Organic Chemistry Chapter 6 - An Overview of Organic Reactions Susan F. Hornbuckle Associate Professor of Chemistry Clayton State University
6.1 Kinds of Organic Reactions • Addition reactions • Elimination reactions • Substitution reactions • Rearrangement reactions (Isomerization reactions)
6.1 Kinds of Organic Reactions • Addition reactions – two molecules combine – The organic reactant starts with pi bond which breaks and forms two sigma bonds. • Elimination reactions – one molecule splits into two – The organic reactant starts with two sigma bonds which break and a pi bond forms.
Kinds of Organic Reactions (Continued) • Substitution – parts from two molecules exchange – “Double Replacement Reaction” – only sigma bonds are breaking and forming.
Kinds of Organic Reactions (Continued) • Rearrangement reactions – a molecule undergoes changes in the way its atoms are connected – “Isomerization Reaction”
6.2 How Organic Reactions Occur: Mechanisms • A mechanism is a complete step-by-step description of exactly which bonds break and which bonds form in what order to give the observed products.
Steps in Mechanisms • We classify the types of steps in a sequence • A step involves either the formation or breaking of a covalent bond • Steps can occur individually or in combination with other steps • When several steps occur at the same time, they are said to be concerted. • If steps are not concerted, they may not be written on the same structure in the mechanism.
Types of Steps in Reaction Mechanisms • Bond formation or breakage can be symmetrical or unsymmetrical • Symmetrical- homolytic • Unsymmetrical- heterolytic
Indicating Steps in Mechanisms • Curved arrows indicate breaking and forming of bonds • Arrowheads with a “half” head (“fish-hook”) indicate homolytic and homogenic steps (called ‘radical processes’) • Arrowheads with a complete head indicate heterolytic and heterogenic steps (called ‘polar processes’)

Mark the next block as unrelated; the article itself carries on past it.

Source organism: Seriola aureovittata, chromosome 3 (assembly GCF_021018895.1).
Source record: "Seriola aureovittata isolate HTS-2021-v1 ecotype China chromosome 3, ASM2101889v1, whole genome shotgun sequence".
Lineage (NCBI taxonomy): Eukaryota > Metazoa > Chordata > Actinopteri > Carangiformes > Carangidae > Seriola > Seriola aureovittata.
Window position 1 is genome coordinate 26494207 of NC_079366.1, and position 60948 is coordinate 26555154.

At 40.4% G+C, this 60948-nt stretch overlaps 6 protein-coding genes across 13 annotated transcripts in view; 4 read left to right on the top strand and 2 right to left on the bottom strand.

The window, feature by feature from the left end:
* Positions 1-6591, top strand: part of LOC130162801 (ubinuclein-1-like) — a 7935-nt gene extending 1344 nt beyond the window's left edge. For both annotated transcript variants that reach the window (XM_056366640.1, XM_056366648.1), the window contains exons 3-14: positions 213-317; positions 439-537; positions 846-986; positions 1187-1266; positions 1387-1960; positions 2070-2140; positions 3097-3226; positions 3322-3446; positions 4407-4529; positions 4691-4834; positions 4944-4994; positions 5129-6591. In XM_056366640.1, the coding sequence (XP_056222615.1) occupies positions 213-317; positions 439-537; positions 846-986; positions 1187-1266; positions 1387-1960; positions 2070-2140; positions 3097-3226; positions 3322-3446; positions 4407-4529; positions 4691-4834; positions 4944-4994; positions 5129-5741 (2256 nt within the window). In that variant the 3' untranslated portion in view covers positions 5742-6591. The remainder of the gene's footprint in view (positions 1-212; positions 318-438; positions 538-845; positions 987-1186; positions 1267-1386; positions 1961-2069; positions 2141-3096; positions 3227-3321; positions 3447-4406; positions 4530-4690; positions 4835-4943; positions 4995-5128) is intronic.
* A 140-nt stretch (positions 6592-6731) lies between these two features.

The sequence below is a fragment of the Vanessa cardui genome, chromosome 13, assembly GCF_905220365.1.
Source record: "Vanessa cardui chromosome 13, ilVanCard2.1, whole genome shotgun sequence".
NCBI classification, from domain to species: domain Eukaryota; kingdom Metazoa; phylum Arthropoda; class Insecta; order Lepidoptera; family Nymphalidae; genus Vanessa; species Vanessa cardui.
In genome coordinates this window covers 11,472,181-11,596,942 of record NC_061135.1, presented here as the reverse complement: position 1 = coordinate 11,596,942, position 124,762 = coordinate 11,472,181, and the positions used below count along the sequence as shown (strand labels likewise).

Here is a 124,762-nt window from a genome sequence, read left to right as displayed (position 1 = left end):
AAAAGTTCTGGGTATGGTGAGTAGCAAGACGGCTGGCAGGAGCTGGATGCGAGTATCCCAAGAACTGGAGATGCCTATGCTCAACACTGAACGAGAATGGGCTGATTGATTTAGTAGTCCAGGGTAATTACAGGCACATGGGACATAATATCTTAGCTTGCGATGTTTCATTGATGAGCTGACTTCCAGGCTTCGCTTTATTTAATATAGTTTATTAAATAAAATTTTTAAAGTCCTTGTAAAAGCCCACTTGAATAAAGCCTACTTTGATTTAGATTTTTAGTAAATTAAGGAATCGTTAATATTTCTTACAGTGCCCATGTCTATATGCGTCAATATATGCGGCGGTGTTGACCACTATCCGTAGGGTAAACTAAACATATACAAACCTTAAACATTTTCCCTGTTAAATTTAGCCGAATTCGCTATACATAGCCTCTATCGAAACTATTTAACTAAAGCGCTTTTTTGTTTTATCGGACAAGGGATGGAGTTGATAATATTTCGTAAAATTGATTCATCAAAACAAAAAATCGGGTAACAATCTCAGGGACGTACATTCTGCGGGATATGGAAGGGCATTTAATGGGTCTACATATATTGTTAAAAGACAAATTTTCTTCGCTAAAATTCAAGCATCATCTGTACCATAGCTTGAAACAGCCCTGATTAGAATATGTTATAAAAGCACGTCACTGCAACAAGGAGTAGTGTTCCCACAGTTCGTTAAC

Arrows (verbs) of Organic Chemistry • chemical or physical process occurs • equilibrium • resonance (averaging) • single electron movement • electron pair movement • multiple processes or retrosynthetic analysis
6.3 Radical Reactions • Not as common as polar reactions • Radicals react to complete electron octet of valence shell • A radical can break a bond in another molecule and abstract a partner with an electron, giving substitution in the original molecule • A radical can add to an alkene to give a new radical, causing an addition reaction
Steps in Radical Substitution • Three types of steps that occur in radical reactions • Initiation – homolytic formation of two reactive species with unpaired electrons (non-radical 2 radicals) • Propagation – reaction with molecule to generate radical • Example - reaction of chlorine atom with methane to give HCl and CH3. (non-radical + radical non-radical + radical)
Steps in Radical Substitution • Termination – combination of two radicals to form a stable product: CH3. + CH3. CH3CH3 (2 radicals non-radical) Radicals are in low concentrations in the reaction mixture, therefore termination steps do not occur as often as propagation steps.
6.4 Polar Reactions • Molecules can contain local unsymmetrical electron distributions (uneven distribution of electrons) due to differences in electronegativities. • This causes a partial negative charge on an atom and a compensating partial positive charge on an adjacent atom. • The more electronegative atom has the greater electron density • Elements such as O, F, N, Cl are more electronegative than carbon
Polarizability • Polarization is a change in electron distribution as a response to change in electronic nature of the surroundings • Polarizability is the tendency to undergo polarization • Polar reactions occur between regions of high electron density and regions of low electron density
Generalized Polar Reactions • An electrophile, an electron-poor species, combines with a nucleophile, an electron-rich species • An electrophile is a Lewis acid • A nucleophile is a Lewis base • The combination is indicated with a curved arrow from nucleophile to electrophile